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5 Questions When Hiring a Yacht Electro-Technical Officer (ETO)

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We'’ve talked in recent blog posts about the exponential growth in computer-based systems on board yachts. These days, everything from yacht management, VSAT, A/V and telephony is computerized, often using an integrated system.

It used to be that computer-related tasks simply fell to the individual on board with the best computer skills. This could be a second engineer, stew or even a chef.

But as yacht technology has become more complex and ubiquitous, additional time, effort, and knowledge is needed to maintain on board technology. In order to help manage multiple electronic and computer-based systems, many larger vessels are adding the position of Electro-Technical Officer or Electronics Technical Officer (ETO) to their crew.


Selecting a Yacht ETO

Including these interview questions -and paying attention to the answers- might make the difference between hiring a self-taught computer geek with a few brief classes under his or her belt and someone with the technical chops to provide vital systems maintenance, repair, operation and upgrade assistance.

Along with radio, radar, electrical maintenance and engine room watch keeping, today’s ETO needs fundamental knowledge of computer systems architecture. To that end, we’ve come up with 5 computer technology-related questions to ask when interviewing ETO candidates.


5 Questions to Consider

1. What are the candidate'’s technical skills? Does the individual have some amount of formal education in computer technology, including systems architecture? Demonstrated knowledge of the network infrastructure required to support integrated systems makes it more likely that the candidate will understand how to efficiently manage those systems.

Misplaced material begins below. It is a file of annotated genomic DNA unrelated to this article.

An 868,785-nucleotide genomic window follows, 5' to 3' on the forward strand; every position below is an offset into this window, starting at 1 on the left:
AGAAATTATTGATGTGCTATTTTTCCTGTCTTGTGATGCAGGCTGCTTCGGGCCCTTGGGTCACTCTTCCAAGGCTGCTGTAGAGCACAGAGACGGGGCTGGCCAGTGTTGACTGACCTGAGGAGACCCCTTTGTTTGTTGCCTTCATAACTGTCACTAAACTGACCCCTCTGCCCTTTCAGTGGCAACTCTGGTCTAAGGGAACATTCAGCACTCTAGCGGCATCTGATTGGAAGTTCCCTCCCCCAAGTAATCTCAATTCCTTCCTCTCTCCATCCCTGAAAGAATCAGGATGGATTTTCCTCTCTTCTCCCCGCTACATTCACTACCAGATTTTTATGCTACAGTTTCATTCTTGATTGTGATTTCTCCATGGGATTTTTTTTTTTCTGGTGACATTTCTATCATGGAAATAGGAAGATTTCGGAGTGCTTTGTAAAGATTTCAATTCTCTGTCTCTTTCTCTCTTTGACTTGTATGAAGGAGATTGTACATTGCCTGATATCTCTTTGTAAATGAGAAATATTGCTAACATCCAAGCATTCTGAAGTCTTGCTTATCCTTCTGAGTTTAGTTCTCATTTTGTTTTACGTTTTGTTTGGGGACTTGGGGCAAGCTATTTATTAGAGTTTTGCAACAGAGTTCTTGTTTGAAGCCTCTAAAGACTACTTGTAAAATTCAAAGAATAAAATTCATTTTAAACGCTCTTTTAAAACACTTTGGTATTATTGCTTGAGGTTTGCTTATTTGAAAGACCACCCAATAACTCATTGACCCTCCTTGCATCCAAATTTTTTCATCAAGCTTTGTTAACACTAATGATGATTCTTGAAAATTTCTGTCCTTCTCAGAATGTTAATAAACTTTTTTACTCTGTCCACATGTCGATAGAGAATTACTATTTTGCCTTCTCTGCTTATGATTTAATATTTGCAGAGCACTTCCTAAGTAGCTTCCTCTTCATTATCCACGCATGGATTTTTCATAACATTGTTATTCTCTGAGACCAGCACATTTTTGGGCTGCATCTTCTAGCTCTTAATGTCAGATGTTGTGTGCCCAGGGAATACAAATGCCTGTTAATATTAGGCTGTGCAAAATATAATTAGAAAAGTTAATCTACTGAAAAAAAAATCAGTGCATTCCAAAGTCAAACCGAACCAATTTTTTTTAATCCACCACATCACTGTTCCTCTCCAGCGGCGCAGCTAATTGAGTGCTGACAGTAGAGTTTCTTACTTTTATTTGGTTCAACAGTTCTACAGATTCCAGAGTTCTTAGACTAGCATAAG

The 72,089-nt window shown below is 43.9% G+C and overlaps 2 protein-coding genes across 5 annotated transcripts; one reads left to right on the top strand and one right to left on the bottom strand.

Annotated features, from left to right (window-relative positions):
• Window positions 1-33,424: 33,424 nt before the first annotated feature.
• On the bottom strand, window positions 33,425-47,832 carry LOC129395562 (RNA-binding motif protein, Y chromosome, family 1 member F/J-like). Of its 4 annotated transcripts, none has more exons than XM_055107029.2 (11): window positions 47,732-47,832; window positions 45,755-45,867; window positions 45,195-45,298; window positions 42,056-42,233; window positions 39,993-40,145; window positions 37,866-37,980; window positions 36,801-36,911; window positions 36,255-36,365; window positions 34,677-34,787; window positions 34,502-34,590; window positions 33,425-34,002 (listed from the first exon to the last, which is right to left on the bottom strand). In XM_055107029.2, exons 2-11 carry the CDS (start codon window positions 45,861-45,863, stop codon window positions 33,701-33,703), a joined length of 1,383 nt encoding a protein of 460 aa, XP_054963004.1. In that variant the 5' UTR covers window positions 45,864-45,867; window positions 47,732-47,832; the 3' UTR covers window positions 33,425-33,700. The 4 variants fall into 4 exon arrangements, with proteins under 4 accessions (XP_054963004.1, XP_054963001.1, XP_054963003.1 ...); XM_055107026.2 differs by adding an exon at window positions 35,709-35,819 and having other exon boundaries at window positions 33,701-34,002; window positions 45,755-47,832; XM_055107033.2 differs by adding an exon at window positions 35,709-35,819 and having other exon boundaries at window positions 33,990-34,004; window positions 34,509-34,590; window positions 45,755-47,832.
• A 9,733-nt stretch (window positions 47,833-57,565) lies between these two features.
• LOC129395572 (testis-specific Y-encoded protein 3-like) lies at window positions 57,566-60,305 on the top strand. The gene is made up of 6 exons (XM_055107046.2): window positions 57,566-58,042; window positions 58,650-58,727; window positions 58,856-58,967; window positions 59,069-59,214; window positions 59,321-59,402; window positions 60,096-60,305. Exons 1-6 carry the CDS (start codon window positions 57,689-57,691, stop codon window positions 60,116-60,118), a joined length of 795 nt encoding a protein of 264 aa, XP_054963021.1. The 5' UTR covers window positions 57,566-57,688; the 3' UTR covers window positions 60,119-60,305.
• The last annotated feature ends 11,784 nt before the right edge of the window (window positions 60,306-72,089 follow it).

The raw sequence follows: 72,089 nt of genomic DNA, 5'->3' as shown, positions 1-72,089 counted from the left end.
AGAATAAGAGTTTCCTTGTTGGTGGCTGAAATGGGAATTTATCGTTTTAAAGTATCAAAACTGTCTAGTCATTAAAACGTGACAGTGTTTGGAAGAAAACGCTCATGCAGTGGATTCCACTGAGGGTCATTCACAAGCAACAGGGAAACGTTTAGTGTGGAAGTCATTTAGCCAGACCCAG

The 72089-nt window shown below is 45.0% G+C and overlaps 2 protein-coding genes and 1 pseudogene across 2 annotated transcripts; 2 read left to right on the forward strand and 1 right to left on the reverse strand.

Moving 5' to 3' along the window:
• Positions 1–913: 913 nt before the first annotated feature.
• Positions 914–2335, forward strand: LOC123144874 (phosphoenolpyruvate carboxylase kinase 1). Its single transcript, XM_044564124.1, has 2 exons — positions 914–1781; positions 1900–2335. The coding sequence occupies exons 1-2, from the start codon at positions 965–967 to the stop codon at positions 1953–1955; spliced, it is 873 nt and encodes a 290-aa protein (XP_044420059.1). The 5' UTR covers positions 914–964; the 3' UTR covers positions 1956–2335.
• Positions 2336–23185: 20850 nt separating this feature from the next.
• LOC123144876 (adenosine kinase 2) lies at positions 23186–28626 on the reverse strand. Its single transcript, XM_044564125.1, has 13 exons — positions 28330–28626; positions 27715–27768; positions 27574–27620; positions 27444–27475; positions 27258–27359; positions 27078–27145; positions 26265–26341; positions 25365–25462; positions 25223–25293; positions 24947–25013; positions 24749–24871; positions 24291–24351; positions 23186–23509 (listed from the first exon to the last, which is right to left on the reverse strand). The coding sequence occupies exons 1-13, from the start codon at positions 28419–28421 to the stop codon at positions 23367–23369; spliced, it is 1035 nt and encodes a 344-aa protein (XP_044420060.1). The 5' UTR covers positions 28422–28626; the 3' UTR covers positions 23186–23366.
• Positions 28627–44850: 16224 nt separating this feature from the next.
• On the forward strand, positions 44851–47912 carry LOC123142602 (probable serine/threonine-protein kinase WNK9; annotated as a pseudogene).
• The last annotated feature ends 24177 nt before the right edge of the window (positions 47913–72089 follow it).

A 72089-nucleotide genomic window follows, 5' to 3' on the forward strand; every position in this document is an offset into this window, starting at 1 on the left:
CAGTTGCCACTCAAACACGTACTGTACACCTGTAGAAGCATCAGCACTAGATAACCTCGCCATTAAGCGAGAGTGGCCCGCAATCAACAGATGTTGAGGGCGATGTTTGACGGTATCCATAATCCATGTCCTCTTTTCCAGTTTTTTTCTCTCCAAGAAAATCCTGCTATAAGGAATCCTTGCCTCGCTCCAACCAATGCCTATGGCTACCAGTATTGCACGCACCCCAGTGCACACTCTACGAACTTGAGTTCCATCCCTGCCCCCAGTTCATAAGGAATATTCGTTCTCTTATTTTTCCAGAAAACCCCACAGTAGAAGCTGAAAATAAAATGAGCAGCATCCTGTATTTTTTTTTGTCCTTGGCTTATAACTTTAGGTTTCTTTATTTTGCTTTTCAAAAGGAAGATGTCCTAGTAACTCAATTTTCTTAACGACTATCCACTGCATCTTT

It also makes it more likely that when systems are added as yacht technology advances, the ETO will able to coordinate and maintain the evolving system as a whole.   The ETO must also be able to anticipate how alterations to one system might affect other systems and plan for these changes.

2. Does the individual possess good problem-solving and trouble-shooting skills? Technical systems on a yacht can be complex. When things aren't working as expected, you need someone with strong problem-solving skills to isolate the problem and devise a viable solution.  A methodical, linear approach works best.  To a large degree these skills can be taught, but they also require some degree of inate critical thinking ability.

To test a candidate's problem-solving skills, you might consider laying out a specific scenario in the interview and ask the candidate how he or she would go about trouble-shooting the problem.

A basic example of a common scenario might be something like: "All systems were working properly when the vessel experienced an unplanned power outage. When everything came back online the computer network appeared to be working properly, but no computers were able to access the Internet.  How would you go about trouble-shooting the problem?"

3. Does the candidate have the skills required to develop procedures and provide crew training? As more technical systems are added to your vessel, someone needs to teach crew how to use them. If your ETO will be training crew in your yacht’s AV, VoIP telephony, etc., the individual must be able to explain concepts, answer questions thoroughly, and check for understanding.